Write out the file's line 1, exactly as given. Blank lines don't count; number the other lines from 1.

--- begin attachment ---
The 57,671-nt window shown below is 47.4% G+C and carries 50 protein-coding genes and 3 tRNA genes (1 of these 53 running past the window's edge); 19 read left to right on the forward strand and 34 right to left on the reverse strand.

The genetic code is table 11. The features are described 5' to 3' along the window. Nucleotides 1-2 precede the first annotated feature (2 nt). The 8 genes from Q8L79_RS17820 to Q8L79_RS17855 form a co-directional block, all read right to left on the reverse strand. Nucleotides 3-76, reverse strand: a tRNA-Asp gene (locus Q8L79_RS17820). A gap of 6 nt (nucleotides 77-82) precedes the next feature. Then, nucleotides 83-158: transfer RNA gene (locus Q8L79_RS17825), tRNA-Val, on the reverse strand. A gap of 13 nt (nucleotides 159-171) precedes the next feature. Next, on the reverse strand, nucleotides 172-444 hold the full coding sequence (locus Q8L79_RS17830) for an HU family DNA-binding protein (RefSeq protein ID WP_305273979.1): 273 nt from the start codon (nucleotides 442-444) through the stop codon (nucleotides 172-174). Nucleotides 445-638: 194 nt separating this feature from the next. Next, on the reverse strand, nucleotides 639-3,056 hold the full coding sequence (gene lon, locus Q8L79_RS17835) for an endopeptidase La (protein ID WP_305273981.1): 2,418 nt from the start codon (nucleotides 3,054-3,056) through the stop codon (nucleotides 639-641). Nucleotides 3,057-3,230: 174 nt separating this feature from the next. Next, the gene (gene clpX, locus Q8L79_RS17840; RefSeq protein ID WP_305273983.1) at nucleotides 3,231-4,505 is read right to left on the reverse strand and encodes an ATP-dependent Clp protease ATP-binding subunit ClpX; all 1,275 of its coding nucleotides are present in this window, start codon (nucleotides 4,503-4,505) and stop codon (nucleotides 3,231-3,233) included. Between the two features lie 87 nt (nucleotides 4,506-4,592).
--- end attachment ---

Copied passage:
The 57,671-nt window shown below is 47.4% G+C and carries 50 protein-coding genes and 3 tRNA genes (1 of these 53 running past the window's edge); 19 read left to right on the forward strand and 34 right to left on the reverse strand.